Ph.D., Indiana University Bloomington, 2003
A central question in cell signaling is where, when and how signals are spatially and temporally organized. Research over the last two decades has been providing evidence that the plasma membrane plays a central role in the spatiotemporal organization of cell signaling and decision making. Most notably, there is indirect evidence from structural, biochemical and fixed cell studies that horizontal interactions between receptors in the plasma membrane are an essential step in organizing transmembrane signal transduction. In addition, the membrane is organized into specialized microdomains, such as lipid rafts, focal adhesions and cytoskeleton-mediated compartments, which sort receptors, bring them together in various combinations, and separate them from each other. These microdomains can spatially control signaling activation by, and cellular sensitivity to, extracellular cues.
To determine the interplay between these different factors and establish their collective regulation of cell signaling, I am taking an integrative approach combining single-molecule live-cell imaging, computer vision and mathematical modeling. This assay allows us to observe discrete aggregation and dissociation events between individual receptors, and to accurately measure their kinetics. Combining this assay with system perturbations, such as RNAi-mediated protein depletion and/or pharmacological perturbations, allows us to elucidate the role of membrane microdomains in regulating receptor aggregation kinetics and thus in organizing signal transduction, and allows us to explore the hetero-interactions between co-receptors that are essential for their function.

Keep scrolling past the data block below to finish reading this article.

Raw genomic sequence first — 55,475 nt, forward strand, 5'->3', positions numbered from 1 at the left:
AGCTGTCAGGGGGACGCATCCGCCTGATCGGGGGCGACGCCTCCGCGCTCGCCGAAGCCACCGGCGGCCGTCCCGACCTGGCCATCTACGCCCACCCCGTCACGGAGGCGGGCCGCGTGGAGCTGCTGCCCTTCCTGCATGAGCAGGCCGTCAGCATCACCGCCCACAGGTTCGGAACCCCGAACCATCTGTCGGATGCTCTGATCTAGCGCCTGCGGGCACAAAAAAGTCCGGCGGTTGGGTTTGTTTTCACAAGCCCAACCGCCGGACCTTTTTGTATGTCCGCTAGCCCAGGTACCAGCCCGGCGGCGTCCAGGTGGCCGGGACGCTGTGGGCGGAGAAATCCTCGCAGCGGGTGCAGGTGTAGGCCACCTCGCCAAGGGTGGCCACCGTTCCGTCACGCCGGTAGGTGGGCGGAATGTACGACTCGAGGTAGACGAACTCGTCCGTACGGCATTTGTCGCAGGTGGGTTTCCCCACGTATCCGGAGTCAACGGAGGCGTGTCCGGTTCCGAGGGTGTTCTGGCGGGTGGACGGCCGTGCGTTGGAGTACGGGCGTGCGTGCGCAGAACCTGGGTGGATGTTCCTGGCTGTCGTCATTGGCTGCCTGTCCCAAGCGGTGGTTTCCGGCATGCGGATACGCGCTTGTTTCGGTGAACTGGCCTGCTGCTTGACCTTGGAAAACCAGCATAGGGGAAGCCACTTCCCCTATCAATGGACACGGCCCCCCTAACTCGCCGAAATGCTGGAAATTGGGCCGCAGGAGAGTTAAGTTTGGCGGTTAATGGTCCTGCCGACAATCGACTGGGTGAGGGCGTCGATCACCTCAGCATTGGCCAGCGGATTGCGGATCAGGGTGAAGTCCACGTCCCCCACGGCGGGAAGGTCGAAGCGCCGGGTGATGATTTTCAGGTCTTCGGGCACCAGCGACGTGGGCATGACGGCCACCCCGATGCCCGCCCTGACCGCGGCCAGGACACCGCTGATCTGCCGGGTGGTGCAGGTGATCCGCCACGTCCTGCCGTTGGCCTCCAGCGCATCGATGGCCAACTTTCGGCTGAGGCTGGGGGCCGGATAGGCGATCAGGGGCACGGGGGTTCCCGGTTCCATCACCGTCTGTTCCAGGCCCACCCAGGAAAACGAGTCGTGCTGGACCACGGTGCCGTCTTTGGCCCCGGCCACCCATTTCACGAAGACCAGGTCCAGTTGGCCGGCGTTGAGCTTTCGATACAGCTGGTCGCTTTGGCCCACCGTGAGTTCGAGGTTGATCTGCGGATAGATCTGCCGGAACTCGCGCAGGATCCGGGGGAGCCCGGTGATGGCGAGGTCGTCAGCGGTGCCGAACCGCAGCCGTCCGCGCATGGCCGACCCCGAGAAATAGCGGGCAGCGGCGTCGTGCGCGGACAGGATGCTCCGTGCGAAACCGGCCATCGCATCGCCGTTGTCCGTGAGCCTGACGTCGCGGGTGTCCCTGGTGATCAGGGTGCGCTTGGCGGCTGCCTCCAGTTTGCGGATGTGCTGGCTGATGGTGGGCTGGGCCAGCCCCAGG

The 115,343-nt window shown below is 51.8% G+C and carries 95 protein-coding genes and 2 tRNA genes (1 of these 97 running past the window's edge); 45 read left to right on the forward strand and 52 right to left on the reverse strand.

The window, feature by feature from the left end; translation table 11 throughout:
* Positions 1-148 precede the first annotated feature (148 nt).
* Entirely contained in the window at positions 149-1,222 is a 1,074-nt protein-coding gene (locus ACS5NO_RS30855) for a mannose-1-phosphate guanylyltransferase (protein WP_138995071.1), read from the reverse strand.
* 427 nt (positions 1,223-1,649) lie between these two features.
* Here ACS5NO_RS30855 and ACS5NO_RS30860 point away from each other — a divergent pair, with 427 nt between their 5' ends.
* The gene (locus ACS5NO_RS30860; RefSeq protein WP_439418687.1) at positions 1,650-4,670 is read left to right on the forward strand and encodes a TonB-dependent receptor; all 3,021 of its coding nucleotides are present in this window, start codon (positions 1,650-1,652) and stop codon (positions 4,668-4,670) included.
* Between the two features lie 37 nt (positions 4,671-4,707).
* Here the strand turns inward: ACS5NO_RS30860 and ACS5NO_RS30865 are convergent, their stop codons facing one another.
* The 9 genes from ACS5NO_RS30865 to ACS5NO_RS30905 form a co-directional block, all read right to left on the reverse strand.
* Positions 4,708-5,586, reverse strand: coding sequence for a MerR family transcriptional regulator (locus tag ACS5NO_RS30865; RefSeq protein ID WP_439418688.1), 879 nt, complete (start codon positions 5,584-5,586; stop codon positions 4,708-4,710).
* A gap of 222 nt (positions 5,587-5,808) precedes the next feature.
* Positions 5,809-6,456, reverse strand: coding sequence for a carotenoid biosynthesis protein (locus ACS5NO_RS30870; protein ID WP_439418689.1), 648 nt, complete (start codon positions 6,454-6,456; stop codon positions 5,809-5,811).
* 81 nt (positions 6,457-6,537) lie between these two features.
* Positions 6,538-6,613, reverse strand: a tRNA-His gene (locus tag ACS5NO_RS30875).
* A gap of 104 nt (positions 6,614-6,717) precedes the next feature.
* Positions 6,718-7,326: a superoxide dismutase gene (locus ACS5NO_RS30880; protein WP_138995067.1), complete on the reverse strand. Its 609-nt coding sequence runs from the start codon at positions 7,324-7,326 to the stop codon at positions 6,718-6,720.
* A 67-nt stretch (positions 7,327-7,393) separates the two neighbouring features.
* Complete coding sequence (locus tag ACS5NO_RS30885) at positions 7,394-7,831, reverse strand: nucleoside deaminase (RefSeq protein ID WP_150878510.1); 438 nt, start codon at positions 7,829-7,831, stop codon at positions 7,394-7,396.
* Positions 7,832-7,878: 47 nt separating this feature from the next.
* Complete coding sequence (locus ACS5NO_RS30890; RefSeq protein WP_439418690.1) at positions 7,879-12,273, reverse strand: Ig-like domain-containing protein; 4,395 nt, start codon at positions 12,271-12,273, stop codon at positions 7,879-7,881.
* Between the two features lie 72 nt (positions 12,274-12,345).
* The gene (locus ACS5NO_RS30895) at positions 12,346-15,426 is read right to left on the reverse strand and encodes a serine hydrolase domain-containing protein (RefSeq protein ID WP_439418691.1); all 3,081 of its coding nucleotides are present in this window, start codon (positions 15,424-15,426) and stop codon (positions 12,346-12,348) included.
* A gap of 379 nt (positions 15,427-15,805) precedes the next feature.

As a first system, I am studying the aggregation of the scavenger receptor CD36 in human macrophages, where we have discovered that the cytoskeleton controls the dimensionality of receptor diffusion in the membrane in order to increase the probability of receptor encounters and aggregation. I plan to expand this work to the study of CD36 in human microvascular endothelial cells, where CD36 has been shown to be a receptor for thrombospondin-1 (TSP-1), causing endothelial cell apoptosis via its aggregation upon TSP-1 binding.
Jaqaman K., Kuwata H., Touret N., Collins R., Trimble W.S., Danuser G., Grinstein S. Cytoskeletal Control of CD36 Diffusion Propotes its Receptor and Signaling Function. Cell, 146: 593-606. 2011.
Loerke D., Mettlen M., Yarar D., Jaqaman K., Jaqaman H., Danuser G., and Schmid S. L., Cargo and dynamin regulate clathrin-coated pit maturation. PLoS Biology, 7: e57. 2009.
Jaqaman K., Loerke D., Mettlen M., Kuwata H., Grinstein S., Schmid S. and Danuser G., Robust single particle tracking in live cell time-lapse sequences. Nat. Methods 5: 695 – 702. 2008. Cover Story.
Jaqaman K., Dorn J. F., and Danuser G., From live cell microscopy to molecular mechanisms: deciphering the functions of kinetochore proteins. Chapter 9. Imaging Cellular and Molecular Biological Function, Eds. Fischknecht F. and Shorte S. pp. 265 – 288. Springer, Heidelberg. 2007.
Jaqaman K.*, Dorn J. F.*, Marco E., Sorger, P. K. and Danuser G., Phenotypic clustering of yeast mutants based on kinetochore microtubule dynamics. Bioinformatics 23: 1666 – 1673. 2007. (* equal contribution).
Jaqaman K. and Danuser G., Linking data to models: data regression. Nat. Rev. Mol. Cell Biol. 7: 813 – 819. 2006.
Jaqaman K., Dorn J. F., Jelson, G., Tytell J. D., Sorger, P. K. and Danuser G., Comparative autoregressive moving average analysis of kinetochore microtubule dynamics in yeast. Biophys. J. 91: 2312 – 2325. 2006.
Dorn J. F., Jaqaman K., Rines D. R., Jelson G. S., Sorger P. K. and Danuser G., Yeast kinetochore microtubule dynamics analyzed by high-resolution three-dimensional microscopy. Biophys. J. 89: 2834 – 2854. 2005.
Jaqaman K., Tuncay K. and Ortoleva P. J., Classical density functional theory of orientational order at interfaces: Application to water. J. Chem. Phys. 120: 926 – 938. 2004.
Jaqaman K. and Ortoleva P. J., New space warping method for the simulation of large-scale macromolecular conformational changes. J. Comp. Chem. 23: 484 – 491. 2002.